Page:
This piece measures roughly 18 x 5.5 inches.
It is made from a beautiful piece of pine, stained black ebony and has a saw tooth hanger attached to the back for easy placement.
Using a wood burning tool we have engraved the piece with "Hail Freya, goddess of the Vanir." written in the eldest form of the runic alphabets: The Elder Futhark.
The Elder Futhark (also called Elder Fuþark, Older Futhark, Old Futhark or Germanic Futhark) is the oldest form of the runic alphabets. It was a writing system used by Germanic tribes for Northwest Germanic dialects in the Migration Period. Its inscriptions are found on artifacts (including jewelry, amulets, tools, weapons, and runestones) from the 2nd to the 8th centuries.
In Scandinavia, from the late 8th century, the script was simplified to the Younger Futhark, and the Anglo-Saxons and Frisians extended the Futhark, which eventually became the Anglo-Saxon futhorc. Unlike the Anglo-Saxon furhorc and the Younger Futharks, which remained in use during the Early and the High Middle Ages respectively, knowledge of how to read the Elder Futhark was forgotten until 1865, when it was deciphered by Norwegian scholar Sophus Bugge.
In Norse mythology, Freyja (//; Old Norse for "(the) Lady") is a goddess associated with love, sex, beauty, fertility, gold, seiðr, war, and death. Freyja is the owner of the necklace Brísingamen, rides a chariot pulled by two cats, is accompanied by the boar Hildisvíni, and possesses a cloak of falcon feathers. By her husband Óðr, she is the mother of two daughters, Hnoss and Gersemi. Along with her brother Freyr, her father Njörðr, and her mother (Njörðr's sister, unnamed in sources), she is a member of the Vanir. Stemming from Old Norse Freyja, modern forms of the name include Freya, Freyia, and Freja.
Freyja rules over her heavenly field Fólkvangr and there receives half of those that die in battle, whereas the other half go to the god Odin's hall, Valhalla. Within Fólkvangr lies her hall, Sessrúmnir. Freyja assists other deities by allowing them to use her feathered cloak, is invoked in matters of fertility and love, and is frequently sought after by powerful jötnar who wish to make her their wife. Freyja's husband, the god Óðr, is frequently absent. She cries tears of red gold for him, and searches for him under assumed names. Freyja has numerous names, including Gefn, Hörn, Mardöll, Sýr, Valfreyja, and Vanadís.
Freyja is attested in the Poetic Edda, compiled in the 13th century from earlier traditional sources; in the Prose Edda and Heimskringla, composed by Snorri Sturluson in the 13th century; in several Sagas of Icelanders; in the short story Sörla þáttr; in the poetry of skalds; and into the modern age in Scandinavian folklore.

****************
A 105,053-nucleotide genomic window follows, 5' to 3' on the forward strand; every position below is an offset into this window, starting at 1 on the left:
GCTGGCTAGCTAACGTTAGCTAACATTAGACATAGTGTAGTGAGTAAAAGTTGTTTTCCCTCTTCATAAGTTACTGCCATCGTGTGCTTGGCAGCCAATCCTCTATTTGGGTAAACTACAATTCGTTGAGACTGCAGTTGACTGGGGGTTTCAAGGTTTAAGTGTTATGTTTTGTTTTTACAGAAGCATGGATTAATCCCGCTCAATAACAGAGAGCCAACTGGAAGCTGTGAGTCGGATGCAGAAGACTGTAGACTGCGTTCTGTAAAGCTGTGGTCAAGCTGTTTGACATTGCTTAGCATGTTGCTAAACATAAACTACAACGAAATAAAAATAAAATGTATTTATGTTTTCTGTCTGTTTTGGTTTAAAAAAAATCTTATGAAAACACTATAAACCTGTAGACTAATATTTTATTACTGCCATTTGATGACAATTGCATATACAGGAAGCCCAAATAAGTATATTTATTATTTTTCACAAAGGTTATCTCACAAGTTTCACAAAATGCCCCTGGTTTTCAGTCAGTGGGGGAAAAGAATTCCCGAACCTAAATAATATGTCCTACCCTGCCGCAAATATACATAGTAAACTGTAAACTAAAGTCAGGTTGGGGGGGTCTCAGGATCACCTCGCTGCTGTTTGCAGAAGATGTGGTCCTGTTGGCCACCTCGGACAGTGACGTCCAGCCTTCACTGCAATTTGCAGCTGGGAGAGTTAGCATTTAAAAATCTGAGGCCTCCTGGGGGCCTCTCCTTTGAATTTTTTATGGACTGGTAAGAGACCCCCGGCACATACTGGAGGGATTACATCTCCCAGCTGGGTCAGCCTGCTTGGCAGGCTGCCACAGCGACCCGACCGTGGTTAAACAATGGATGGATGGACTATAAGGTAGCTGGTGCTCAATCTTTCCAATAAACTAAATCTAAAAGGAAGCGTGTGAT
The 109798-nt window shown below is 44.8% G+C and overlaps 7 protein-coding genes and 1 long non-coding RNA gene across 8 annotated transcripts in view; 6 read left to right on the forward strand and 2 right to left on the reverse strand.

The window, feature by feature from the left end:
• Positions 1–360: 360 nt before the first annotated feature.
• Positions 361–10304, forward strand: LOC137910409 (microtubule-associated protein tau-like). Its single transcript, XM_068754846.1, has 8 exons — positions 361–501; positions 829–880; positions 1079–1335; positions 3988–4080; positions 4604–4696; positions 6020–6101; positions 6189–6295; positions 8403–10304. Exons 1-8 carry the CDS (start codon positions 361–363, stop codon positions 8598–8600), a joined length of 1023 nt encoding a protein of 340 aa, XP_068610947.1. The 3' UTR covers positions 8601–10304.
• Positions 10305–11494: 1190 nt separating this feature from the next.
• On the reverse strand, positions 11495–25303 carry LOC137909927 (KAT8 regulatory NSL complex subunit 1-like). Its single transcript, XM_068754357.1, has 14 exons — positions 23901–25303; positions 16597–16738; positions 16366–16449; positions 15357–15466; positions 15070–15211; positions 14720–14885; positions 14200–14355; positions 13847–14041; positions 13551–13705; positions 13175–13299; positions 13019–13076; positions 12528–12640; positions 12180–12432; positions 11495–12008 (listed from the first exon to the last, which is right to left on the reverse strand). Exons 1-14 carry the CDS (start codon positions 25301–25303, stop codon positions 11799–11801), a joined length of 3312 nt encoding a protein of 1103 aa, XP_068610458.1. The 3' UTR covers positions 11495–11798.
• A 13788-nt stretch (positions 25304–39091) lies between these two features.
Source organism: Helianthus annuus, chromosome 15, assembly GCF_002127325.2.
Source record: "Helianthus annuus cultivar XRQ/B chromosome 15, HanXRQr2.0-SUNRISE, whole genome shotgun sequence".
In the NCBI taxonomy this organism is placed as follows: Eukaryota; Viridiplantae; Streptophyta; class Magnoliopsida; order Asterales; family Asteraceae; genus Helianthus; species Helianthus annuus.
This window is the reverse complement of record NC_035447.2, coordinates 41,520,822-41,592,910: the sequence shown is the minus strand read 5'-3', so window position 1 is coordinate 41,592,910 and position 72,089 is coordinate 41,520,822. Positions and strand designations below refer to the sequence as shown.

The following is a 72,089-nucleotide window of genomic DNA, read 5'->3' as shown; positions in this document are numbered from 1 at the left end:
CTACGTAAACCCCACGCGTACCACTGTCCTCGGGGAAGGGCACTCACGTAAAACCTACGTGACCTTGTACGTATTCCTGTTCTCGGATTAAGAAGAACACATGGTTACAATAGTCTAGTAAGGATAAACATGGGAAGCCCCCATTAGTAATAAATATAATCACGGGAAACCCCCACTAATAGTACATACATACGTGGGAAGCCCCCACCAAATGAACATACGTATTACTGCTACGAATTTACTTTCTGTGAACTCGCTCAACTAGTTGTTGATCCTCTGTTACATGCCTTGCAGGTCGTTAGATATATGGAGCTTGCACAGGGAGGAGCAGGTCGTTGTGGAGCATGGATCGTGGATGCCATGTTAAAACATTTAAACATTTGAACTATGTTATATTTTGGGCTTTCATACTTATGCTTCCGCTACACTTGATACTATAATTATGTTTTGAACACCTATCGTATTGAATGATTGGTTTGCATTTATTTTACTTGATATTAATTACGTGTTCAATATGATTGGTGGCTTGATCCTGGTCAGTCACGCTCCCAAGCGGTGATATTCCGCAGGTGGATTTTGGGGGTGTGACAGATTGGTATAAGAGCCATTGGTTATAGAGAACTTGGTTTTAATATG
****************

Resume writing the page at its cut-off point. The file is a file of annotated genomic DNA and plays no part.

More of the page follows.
Scholars have debated whether Freyja and the goddess Frigg ultimately stem from a single goddess common among the Germanic peoples; connected her connection to the valkyries, female battlefield choosers of the slain; and analyzed her relation to other goddesses and figures in Germanic mythology, including the thrice-burnt and thrice-reborn Gullveig/Heiðr, the goddesses Gefjon, Skaði, Þorgerðr Hölgabrúðr and Irpa, Menglöð, and the 1st century CE "Isis" of the Suebi. Freyja's name appears in numerous place names in Scandinavia, with a high concentration in southern Sweden. Various plants in Scandinavia once bore her name, but it was replaced with the name of the Virgin Mary during the process of Christianization. Rural Scandinavians continued to acknowledge Freyja as a supernatural figure into the 19th century, and Freyja has inspired various works of art.
All of our wood working is 100% made from scratch and as you can see we have also routed the edges out on this piece to give it a more ornate finish.
The bone is wire wrapped to the wood, drilled in place and we hammer the metal into the wood so it sits very securely.
Please view photos for further size reference and to see what the wire wrapping looks like.
All of our bones are harvested from within the landscape and then cleaned personally by hand. What this means is that when you purchase from Oreamnos Oddities you will have a bone from a wild animal that was simply found while hiking. No animals are ever harmed when harvesting. We also do not use any chemicals in our cleaning process and leave their beautiful natural tint. We honor animals in life and death and hope our customers will continue honoring them through our art.